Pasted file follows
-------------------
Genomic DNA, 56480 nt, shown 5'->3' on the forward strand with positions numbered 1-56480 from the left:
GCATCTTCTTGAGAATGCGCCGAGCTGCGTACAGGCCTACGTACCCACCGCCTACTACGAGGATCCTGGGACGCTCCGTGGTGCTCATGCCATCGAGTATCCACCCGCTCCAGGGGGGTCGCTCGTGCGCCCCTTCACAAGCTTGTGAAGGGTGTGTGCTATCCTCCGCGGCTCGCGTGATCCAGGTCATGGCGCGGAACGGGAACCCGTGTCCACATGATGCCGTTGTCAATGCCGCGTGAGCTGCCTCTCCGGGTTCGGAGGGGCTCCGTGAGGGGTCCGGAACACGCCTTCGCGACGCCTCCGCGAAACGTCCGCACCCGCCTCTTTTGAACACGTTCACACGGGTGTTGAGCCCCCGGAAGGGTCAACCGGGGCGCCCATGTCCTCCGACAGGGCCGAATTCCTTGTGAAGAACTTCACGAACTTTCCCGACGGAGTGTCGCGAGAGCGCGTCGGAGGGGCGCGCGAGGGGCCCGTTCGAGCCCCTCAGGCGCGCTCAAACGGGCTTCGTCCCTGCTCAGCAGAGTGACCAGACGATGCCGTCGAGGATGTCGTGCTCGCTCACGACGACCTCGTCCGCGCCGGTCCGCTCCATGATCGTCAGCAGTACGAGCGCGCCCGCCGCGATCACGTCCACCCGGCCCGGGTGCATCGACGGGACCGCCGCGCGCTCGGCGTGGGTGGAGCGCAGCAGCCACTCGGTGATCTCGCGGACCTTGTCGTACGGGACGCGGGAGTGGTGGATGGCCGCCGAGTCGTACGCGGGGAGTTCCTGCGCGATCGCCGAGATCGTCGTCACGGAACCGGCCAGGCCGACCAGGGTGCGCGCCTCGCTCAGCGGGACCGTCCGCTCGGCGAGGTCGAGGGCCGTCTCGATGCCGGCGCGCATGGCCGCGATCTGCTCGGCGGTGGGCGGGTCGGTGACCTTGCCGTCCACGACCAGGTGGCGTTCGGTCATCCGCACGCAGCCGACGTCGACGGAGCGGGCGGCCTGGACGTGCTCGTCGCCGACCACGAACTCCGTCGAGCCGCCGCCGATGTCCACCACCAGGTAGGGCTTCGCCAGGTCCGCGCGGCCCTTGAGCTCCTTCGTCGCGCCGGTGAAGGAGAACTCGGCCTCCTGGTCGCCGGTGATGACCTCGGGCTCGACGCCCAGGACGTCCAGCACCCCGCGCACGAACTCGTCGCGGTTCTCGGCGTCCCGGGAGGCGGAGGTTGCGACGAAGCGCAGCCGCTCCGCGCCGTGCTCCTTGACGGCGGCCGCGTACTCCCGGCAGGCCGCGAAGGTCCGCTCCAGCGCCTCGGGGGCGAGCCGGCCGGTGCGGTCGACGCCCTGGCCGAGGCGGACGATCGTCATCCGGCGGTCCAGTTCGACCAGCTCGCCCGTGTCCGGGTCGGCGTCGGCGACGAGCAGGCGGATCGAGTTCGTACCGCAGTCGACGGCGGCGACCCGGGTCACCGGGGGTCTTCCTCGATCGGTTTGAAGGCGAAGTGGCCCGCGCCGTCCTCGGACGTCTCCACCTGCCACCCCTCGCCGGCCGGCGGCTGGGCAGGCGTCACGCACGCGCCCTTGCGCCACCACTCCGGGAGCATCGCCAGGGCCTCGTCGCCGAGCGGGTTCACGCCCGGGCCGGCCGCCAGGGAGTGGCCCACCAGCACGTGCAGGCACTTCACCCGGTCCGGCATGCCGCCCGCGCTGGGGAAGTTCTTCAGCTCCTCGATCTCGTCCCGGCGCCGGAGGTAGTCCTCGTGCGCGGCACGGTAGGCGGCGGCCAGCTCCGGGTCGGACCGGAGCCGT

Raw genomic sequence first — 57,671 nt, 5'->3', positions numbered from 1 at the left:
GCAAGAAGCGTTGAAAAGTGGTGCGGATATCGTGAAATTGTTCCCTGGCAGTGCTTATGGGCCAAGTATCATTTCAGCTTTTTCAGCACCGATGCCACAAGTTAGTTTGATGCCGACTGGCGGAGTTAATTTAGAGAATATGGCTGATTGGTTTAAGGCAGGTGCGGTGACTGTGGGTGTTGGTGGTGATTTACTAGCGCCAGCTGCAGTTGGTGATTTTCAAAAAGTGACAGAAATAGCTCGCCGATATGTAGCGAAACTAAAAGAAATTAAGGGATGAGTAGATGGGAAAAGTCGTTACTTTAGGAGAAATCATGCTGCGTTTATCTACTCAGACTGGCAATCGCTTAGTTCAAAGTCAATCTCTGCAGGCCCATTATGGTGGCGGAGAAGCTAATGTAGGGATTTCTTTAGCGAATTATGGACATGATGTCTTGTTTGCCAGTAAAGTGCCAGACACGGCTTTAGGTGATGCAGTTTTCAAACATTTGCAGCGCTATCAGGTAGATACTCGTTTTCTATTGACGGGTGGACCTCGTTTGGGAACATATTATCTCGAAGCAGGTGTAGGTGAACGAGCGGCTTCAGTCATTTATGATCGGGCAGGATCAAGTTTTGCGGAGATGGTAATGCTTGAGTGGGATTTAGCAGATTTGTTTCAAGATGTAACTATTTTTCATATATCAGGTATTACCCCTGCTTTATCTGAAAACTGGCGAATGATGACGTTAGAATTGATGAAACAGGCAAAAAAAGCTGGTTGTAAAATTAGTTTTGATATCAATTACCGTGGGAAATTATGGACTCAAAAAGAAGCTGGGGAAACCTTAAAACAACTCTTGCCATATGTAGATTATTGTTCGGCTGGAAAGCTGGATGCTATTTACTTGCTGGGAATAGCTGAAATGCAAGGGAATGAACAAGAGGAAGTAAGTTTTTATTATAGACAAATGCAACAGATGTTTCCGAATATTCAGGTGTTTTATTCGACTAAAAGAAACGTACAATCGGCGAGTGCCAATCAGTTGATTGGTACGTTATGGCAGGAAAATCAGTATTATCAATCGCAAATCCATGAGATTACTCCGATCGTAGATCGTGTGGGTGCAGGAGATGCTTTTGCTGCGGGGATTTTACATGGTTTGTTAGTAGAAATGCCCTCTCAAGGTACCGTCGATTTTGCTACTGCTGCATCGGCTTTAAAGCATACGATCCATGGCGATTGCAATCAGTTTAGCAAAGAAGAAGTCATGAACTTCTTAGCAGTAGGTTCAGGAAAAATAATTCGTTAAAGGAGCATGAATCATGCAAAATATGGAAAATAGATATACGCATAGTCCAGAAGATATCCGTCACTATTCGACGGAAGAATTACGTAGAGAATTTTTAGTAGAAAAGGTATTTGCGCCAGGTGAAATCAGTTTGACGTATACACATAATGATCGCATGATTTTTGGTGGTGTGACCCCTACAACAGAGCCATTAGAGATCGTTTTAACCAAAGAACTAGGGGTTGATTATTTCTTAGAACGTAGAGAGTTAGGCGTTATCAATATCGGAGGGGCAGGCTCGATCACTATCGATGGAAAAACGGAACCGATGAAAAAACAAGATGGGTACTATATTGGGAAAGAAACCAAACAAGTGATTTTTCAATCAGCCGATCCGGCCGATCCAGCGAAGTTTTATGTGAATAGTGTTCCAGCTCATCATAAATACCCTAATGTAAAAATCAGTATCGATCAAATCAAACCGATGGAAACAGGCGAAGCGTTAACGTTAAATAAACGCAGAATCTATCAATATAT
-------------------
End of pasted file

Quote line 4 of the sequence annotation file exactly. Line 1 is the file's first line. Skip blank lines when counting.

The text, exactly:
GCAAGAAGCGTTGAAAAGTGGTGCGGATATCGTGAAATTGTTCCCTGGCAGTGCTTATGGGCCAAGTATCATTTCAGCTTTTTCAGCACCGATGCCACAAGTTAGTTTGATGCCGACTGGCGGAGTTAATTTAGAGAATATGGCTGATTGGTTTAAGGCAGGTGCGGTGACTGTGGGTGTTGGTGGTGATTTACTAGCGCCAGCTGCAGTTGGTGATTTTCAAAAAGTGACAGAAATAGCTCGCCGATATGTAGCGAAACTAAAAGAAATTAAGGGATGAGTAGATGGGAAAAGTCGTTACTTTAGGAGAAATCATGCTGCGTTTATCTACTCAGACTGGCAATCGCTTAGTTCAAAGTCAATCTCTGCAGGCCCATTATGGTGGCGGAGAAGCTAATGTAGGGATTTCTTTAGCGAATTATGGACATGATGTCTTGTTTGCCAGTAAAGTGCCAGACACGGCTTTAGGTGATGCAGTTTTCAAACATTTGCAGCGCTATCAGGTAGATACTCGTTTTCTATTGACGGGTGGACCTCGTTTGGGAACATATTATCTCGAAGCAGGTGTAGGTGAACGAGCGGCTTCAGTCATTTATGATCGGGCAGGATCAAGTTTTGCGGAGATGGTAATGCTTGAGTGGGATTTAGCAGATTTGTTTCAAGATGTAACTATTTTTCATATATCAGGTATTACCCCTGCTTTATCTGAAAACTGGCGAATGATGACGTTAGAATTGATGAAACAGGCAAAAAAAGCTGGTTGTAAAATTAGTTTTGATATCAATTACCGTGGGAAATTATGGACTCAAAAAGAAGCTGGGGAAACCTTAAAACAACTCTTGCCATATGTAGATTATTGTTCGGCTGGAAAGCTGGATGCTATTTACTTGCTGGGAATAGCTGAAATGCAAGGGAATGAACAAGAGGAAGTAAGTTTTTATTATAGACAAATGCAACAGATGTTTCCGAATATTCAGGTGTTTTATTCGACTAAAAGAAACGTACAATCGGCGAGTGCCAATCAGTTGATTGGTACGTTATGGCAGGAAAATCAGTATTATCAATCGCAAATCCATGAGATTACTCCGATCGTAGATCGTGTGGGTGCAGGAGATGCTTTTGCTGCGGGGATTTTACATGGTTTGTTAGTAGAAATGCCCTCTCAAGGTACCGTCGATTTTGCTACTGCTGCATCGGCTTTAAAGCATACGATCCATGGCGATTGCAATCAGTTTAGCAAAGAAGAAGTCATGAACTTCTTAGCAGTAGGTTCAGGAAAAATAATTCGTTAAAGGAGCATGAATCATGCAAAATATGGAAAATAGATATACGCATAGTCCAGAAGATATCCGTCACTATTCGACGGAAGAATTACGTAGAGAATTTTTAGTAGAAAAGGTATTTGCGCCAGGTGAAATCAGTTTGACGTATACACATAATGATCGCATGATTTTTGGTGGTGTGACCCCTACAACAGAGCCATTAGAGATCGTTTTAACCAAAGAACTAGGGGTTGATTATTTCTTAGAACGTAGAGAGTTAGGCGTTATCAATATCGGAGGGGCAGGCTCGATCACTATCGATGGAAAAACGGAACCGATGAAAAAACAAGATGGGTACTATATTGGGAAAGAAACCAAACAAGTGATTTTTCAATCAGCCGATCCGGCCGATCCAGCGAAGTTTTATGTGAATAGTGTTCCAGCTCATCATAAATACCCTAATGTAAAAATCAGTATCGATCAAATCAAACCGATGGAAACAGGCGAAGCGTTAACGTTAAATAAACGCAGAATCTATCAATATAT